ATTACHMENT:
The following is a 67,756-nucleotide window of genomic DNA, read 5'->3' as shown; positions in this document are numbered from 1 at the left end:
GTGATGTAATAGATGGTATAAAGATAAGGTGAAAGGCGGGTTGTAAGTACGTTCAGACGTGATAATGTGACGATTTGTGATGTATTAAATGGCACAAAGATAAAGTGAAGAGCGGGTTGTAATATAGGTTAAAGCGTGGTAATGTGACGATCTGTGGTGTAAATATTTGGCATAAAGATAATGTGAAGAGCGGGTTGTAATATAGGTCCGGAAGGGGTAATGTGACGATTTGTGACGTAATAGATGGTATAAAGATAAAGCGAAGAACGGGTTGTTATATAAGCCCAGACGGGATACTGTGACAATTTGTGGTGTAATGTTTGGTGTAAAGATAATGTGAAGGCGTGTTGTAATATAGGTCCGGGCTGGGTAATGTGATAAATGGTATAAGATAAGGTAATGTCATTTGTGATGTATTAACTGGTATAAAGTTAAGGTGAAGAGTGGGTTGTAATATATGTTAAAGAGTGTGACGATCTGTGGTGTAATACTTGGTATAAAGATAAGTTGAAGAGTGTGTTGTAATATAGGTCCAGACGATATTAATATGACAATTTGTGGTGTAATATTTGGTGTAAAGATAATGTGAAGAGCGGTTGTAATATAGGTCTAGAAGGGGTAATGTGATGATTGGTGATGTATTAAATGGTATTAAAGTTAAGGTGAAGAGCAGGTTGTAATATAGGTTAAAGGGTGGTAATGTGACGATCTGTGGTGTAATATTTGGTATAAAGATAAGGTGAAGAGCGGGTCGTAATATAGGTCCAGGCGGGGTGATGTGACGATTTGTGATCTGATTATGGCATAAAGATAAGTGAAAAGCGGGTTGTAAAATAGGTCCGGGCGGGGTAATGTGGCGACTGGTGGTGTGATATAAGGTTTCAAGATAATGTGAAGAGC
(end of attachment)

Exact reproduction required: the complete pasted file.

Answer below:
The following is a 67,756-nucleotide window of genomic DNA, read 5'->3' as shown; positions in this document are numbered from 1 at the left end:
GTGATGTAATAGATGGTATAAAGATAAGGTGAAAGGCGGGTTGTAAGTACGTTCAGACGTGATAATGTGACGATTTGTGATGTATTAAATGGCACAAAGATAAAGTGAAGAGCGGGTTGTAATATAGGTTAAAGCGTGGTAATGTGACGATCTGTGGTGTAAATATTTGGCATAAAGATAATGTGAAGAGCGGGTTGTAATATAGGTCCGGAAGGGGTAATGTGACGATTTGTGACGTAATAGATGGTATAAAGATAAAGCGAAGAACGGGTTGTTATATAAGCCCAGACGGGATACTGTGACAATTTGTGGTGTAATGTTTGGTGTAAAGATAATGTGAAGGCGTGTTGTAATATAGGTCCGGGCTGGGTAATGTGATAAATGGTATAAGATAAGGTAATGTCATTTGTGATGTATTAACTGGTATAAAGTTAAGGTGAAGAGTGGGTTGTAATATATGTTAAAGAGTGTGACGATCTGTGGTGTAATACTTGGTATAAAGATAAGTTGAAGAGTGTGTTGTAATATAGGTCCAGACGATATTAATATGACAATTTGTGGTGTAATATTTGGTGTAAAGATAATGTGAAGAGCGGTTGTAATATAGGTCTAGAAGGGGTAATGTGATGATTGGTGATGTATTAAATGGTATTAAAGTTAAGGTGAAGAGCAGGTTGTAATATAGGTTAAAGGGTGGTAATGTGACGATCTGTGGTGTAATATTTGGTATAAAGATAAGGTGAAGAGCGGGTCGTAATATAGGTCCAGGCGGGGTGATGTGACGATTTGTGATCTGATTATGGCATAAAGATAAGTGAAAAGCGGGTTGTAAAATAGGTCCGGGCGGGGTAATGTGGCGACTGGTGGTGTGATATAAGGTTTCAAGATAATGTGAAGAGC